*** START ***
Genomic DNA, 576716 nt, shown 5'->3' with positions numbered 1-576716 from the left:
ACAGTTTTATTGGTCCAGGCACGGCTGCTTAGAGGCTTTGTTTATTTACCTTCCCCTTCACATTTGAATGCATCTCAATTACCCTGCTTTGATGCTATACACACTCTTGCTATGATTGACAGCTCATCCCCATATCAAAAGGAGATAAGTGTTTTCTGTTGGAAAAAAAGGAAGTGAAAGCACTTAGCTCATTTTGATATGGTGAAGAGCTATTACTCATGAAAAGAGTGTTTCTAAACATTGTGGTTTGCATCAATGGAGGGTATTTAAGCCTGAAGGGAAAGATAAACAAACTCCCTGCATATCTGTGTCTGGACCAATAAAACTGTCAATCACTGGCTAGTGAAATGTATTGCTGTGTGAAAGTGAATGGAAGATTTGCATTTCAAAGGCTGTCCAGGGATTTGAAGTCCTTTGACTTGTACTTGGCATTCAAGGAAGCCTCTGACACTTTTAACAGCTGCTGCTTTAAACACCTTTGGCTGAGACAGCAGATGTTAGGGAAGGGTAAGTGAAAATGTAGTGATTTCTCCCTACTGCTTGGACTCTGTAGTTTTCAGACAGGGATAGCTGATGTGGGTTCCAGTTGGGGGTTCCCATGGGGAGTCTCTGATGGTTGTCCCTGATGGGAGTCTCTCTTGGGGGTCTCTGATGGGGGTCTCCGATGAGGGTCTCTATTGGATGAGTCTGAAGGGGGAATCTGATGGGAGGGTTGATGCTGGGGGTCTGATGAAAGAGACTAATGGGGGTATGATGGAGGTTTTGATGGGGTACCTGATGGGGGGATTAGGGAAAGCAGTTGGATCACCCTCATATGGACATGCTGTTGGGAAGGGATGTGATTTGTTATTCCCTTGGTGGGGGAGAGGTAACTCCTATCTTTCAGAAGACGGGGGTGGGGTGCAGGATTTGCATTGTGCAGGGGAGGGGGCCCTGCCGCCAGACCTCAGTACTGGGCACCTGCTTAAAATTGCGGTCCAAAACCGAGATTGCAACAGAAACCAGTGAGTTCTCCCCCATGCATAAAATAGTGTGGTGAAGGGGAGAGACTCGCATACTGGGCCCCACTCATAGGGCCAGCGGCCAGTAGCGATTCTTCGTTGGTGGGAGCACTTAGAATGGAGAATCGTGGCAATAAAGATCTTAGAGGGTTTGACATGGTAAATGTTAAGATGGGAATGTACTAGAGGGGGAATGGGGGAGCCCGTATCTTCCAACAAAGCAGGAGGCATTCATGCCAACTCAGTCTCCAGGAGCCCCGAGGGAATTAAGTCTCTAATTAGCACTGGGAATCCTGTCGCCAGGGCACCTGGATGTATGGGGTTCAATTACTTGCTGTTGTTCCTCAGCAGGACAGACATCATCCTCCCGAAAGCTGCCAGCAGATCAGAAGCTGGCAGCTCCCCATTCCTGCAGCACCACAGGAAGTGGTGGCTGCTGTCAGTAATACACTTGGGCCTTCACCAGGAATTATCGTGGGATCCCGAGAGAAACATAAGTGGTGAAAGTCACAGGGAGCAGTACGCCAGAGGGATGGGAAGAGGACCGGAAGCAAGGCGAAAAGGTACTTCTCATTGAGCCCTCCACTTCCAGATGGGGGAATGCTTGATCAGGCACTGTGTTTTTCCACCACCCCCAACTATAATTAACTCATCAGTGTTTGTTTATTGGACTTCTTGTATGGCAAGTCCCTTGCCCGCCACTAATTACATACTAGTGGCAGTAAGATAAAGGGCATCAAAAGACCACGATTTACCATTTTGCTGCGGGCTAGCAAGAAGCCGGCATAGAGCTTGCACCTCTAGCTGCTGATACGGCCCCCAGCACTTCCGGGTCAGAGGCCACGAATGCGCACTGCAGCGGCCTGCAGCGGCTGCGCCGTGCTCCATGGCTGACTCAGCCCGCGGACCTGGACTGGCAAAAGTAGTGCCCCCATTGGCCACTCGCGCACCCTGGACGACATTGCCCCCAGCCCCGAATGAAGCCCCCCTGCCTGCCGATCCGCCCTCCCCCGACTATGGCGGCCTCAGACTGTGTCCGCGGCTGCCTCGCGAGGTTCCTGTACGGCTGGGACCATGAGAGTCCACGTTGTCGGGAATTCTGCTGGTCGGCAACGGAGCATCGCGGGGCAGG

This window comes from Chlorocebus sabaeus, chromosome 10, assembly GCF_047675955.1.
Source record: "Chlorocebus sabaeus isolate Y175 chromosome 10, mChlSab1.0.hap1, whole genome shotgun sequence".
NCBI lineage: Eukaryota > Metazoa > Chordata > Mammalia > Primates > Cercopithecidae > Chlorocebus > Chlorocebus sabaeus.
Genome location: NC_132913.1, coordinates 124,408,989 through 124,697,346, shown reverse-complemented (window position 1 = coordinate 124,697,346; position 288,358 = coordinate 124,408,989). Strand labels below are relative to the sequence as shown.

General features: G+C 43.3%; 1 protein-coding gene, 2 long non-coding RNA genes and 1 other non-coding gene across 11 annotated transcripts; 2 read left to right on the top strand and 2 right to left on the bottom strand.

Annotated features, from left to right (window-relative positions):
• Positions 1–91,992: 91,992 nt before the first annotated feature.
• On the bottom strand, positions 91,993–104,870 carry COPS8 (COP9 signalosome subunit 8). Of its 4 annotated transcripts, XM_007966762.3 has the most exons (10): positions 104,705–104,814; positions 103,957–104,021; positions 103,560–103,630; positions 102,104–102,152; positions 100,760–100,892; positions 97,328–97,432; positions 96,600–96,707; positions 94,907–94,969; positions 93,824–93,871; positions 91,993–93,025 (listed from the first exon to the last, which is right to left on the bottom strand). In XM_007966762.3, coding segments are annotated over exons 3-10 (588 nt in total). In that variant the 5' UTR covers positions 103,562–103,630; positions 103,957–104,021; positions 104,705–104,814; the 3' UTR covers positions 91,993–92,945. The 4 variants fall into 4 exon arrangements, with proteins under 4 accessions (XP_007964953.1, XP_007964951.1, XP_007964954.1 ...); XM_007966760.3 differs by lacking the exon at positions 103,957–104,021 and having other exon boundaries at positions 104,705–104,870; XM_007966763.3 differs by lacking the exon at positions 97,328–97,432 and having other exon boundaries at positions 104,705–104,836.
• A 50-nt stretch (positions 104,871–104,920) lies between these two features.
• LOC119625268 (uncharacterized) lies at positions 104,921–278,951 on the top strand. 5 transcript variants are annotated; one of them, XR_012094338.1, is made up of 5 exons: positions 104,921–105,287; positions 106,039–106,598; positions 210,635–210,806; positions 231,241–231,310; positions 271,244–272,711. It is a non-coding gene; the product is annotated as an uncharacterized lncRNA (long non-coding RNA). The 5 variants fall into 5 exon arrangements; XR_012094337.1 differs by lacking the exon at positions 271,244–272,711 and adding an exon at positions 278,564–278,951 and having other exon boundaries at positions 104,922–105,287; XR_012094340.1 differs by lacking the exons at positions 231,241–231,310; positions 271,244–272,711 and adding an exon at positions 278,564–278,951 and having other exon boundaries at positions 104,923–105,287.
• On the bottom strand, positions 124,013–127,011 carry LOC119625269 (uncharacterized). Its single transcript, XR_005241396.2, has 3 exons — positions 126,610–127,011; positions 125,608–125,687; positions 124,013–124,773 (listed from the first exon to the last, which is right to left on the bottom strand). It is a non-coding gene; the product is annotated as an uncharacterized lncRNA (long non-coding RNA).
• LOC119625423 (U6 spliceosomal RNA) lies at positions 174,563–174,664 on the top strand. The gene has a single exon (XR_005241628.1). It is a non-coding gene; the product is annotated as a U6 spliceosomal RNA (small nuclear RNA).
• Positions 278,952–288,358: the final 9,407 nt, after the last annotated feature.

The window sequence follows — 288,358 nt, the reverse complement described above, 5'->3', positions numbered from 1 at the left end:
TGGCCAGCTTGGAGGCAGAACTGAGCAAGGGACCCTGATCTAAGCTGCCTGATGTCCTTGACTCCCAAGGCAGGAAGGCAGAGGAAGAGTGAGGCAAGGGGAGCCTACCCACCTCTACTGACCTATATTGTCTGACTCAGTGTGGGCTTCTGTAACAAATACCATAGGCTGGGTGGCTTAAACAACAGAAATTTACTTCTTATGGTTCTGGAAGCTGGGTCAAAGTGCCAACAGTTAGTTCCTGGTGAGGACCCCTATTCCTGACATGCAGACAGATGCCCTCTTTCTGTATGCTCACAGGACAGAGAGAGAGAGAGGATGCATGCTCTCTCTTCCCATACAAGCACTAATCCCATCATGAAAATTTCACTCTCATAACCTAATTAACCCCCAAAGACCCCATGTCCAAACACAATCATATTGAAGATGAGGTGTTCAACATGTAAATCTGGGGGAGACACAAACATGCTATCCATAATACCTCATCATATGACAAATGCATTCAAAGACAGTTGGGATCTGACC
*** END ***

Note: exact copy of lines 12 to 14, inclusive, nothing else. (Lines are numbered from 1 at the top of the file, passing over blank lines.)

• LOC119625268 (uncharacterized) lies at positions 104,921–278,951 on the top strand. 5 transcript variants are annotated; one of them, XR_012094338.1, is made up of 5 exons: positions 104,921–105,287; positions 106,039–106,598; positions 210,635–210,806; positions 231,241–231,310; positions 271,244–272,711. It is a non-coding gene; the product is annotated as an uncharacterized lncRNA (long non-coding RNA). The 5 variants fall into 5 exon arrangements; XR_012094337.1 differs by lacking the exon at positions 271,244–272,711 and adding an exon at positions 278,564–278,951 and having other exon boundaries at positions 104,922–105,287; XR_012094340.1 differs by lacking the exons at positions 231,241–231,310; positions 271,244–272,711 and adding an exon at positions 278,564–278,951 and having other exon boundaries at positions 104,923–105,287.
• On the bottom strand, positions 124,013–127,011 carry LOC119625269 (uncharacterized). Its single transcript, XR_005241396.2, has 3 exons — positions 126,610–127,011; positions 125,608–125,687; positions 124,013–124,773 (listed from the first exon to the last, which is right to left on the bottom strand). It is a non-coding gene; the product is annotated as an uncharacterized lncRNA (long non-coding RNA).
• LOC119625423 (U6 spliceosomal RNA) lies at positions 174,563–174,664 on the top strand. The gene has a single exon (XR_005241628.1). It is a non-coding gene; the product is annotated as a U6 spliceosomal RNA (small nuclear RNA).